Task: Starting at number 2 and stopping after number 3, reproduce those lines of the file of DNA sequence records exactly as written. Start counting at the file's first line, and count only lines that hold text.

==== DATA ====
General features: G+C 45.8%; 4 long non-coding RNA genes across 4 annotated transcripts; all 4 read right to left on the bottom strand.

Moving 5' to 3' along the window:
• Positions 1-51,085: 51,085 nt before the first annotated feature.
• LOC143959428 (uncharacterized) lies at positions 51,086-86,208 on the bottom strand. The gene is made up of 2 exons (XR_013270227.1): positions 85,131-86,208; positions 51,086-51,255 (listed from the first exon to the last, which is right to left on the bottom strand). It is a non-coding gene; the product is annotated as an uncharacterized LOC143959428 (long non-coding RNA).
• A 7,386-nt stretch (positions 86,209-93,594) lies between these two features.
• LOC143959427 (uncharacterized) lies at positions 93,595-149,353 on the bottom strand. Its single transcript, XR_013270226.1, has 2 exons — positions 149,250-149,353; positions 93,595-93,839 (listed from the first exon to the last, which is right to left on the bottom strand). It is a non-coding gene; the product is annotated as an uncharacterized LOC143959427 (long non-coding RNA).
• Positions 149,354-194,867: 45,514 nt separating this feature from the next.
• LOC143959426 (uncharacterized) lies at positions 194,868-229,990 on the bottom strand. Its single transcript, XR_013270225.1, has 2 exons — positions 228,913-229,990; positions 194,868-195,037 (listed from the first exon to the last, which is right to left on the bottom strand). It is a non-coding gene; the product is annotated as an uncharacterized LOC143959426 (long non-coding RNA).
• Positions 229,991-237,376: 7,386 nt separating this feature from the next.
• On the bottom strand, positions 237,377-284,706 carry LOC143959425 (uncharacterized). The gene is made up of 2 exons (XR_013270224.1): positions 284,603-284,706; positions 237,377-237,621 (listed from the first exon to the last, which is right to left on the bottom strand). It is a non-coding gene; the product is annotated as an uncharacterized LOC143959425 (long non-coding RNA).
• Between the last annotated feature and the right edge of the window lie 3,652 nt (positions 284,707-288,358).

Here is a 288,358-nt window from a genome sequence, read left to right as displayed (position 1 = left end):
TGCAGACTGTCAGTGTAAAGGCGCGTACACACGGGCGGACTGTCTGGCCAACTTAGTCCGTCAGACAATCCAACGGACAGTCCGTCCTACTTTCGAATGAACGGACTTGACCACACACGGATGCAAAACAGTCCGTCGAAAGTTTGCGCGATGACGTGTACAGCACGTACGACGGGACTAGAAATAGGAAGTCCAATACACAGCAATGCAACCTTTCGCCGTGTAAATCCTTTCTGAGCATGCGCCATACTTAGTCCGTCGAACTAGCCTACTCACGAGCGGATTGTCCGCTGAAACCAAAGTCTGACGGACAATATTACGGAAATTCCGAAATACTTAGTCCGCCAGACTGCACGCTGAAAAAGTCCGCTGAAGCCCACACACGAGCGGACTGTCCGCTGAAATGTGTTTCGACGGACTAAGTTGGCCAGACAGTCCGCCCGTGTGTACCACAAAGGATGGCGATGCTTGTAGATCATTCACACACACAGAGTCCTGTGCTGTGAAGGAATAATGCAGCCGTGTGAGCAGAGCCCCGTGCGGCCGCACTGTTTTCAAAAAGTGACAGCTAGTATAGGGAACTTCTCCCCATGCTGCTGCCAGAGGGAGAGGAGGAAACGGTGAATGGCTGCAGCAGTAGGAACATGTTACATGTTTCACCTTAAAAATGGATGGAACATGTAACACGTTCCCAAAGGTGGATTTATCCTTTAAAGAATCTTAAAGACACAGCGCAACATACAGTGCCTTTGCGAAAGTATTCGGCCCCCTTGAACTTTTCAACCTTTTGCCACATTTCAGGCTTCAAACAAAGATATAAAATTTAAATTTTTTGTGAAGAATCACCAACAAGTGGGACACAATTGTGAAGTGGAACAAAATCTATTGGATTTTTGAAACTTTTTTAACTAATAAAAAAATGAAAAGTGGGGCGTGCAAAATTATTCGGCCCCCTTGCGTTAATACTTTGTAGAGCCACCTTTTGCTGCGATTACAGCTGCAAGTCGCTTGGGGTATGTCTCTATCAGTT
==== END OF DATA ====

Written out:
Moving 5' to 3' along the window:
• Positions 1-51,085: 51,085 nt before the first annotated feature.